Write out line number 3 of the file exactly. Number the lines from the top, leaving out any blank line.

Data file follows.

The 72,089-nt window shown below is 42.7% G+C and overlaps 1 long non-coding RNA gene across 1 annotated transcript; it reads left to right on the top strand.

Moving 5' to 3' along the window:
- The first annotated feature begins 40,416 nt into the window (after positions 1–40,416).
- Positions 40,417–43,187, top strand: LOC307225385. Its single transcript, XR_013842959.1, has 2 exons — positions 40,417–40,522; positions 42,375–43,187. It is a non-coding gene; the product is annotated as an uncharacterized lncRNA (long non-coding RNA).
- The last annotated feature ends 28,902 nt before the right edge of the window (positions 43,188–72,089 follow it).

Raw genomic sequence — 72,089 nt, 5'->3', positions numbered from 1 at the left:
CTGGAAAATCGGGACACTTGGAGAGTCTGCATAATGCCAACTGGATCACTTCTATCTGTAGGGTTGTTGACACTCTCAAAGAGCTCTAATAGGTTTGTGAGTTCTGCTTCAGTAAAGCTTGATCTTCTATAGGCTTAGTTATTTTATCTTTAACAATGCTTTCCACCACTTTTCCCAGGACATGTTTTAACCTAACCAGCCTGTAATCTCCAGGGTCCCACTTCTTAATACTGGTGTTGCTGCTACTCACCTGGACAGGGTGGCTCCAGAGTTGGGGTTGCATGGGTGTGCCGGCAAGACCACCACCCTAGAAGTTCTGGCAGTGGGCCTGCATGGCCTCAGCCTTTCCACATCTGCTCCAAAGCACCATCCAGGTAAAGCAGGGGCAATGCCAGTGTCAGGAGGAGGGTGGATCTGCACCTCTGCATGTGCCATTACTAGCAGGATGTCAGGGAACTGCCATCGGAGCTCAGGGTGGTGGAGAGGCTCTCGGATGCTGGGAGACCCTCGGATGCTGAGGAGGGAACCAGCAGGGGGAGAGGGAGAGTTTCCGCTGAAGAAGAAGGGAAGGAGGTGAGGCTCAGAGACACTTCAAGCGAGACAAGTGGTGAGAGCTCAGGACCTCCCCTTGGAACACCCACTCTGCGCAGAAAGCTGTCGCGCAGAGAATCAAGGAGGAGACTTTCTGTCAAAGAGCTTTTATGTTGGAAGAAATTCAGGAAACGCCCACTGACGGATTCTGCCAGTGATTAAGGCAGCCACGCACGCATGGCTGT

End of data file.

- The first annotated feature begins 40,416 nt into the window (after positions 1–40,416).